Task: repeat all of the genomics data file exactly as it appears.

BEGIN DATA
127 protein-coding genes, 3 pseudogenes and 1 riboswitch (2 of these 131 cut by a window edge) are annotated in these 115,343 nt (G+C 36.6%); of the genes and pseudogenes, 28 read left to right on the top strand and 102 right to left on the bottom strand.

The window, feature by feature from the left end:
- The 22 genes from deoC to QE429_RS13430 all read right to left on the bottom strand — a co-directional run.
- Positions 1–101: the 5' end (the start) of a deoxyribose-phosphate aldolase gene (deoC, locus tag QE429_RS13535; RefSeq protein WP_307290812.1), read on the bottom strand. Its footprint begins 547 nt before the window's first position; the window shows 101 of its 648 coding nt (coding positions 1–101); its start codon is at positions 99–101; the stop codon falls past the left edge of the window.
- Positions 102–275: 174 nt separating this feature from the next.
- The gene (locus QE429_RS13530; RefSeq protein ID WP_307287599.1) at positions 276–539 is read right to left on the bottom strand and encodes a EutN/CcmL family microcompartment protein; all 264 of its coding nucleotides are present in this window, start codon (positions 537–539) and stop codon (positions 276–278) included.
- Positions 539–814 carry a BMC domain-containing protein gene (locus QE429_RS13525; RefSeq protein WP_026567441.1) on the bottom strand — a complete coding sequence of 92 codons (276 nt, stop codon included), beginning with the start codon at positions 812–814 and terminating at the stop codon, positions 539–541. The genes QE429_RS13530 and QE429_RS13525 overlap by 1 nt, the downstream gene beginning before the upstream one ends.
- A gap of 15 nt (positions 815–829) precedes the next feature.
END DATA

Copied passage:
127 protein-coding genes, 3 pseudogenes and 1 riboswitch (2 of these 131 cut by a window edge) are annotated in these 115,343 nt (G+C 36.6%); of the genes and pseudogenes, 28 read left to right on the top strand and 102 right to left on the bottom strand.

The window, feature by feature from the left end:
- The 22 genes from deoC to QE429_RS13430 all read right to left on the bottom strand — a co-directional run.
- Positions 1–101: the 5' end (the start) of a deoxyribose-phosphate aldolase gene (deoC, locus tag QE429_RS13535; RefSeq protein WP_307290812.1), read on the bottom strand. Its footprint begins 547 nt before the window's first position; the window shows 101 of its 648 coding nt (coding positions 1–101); its start codon is at positions 99–101; the stop codon falls past the left edge of the window.
- Positions 102–275: 174 nt separating this feature from the next.
- The gene (locus QE429_RS13530; RefSeq protein ID WP_307287599.1) at positions 276–539 is read right to left on the bottom strand and encodes a EutN/CcmL family microcompartment protein; all 264 of its coding nucleotides are present in this window, start codon (positions 537–539) and stop codon (positions 276–278) included.
- Positions 539–814 carry a BMC domain-containing protein gene (locus QE429_RS13525; RefSeq protein WP_026567441.1) on the bottom strand — a complete coding sequence of 92 codons (276 nt, stop codon included), beginning with the start codon at positions 812–814 and terminating at the stop codon, positions 539–541. The genes QE429_RS13530 and QE429_RS13525 overlap by 1 nt, the downstream gene beginning before the upstream one ends.
- A gap of 15 nt (positions 815–829) precedes the next feature.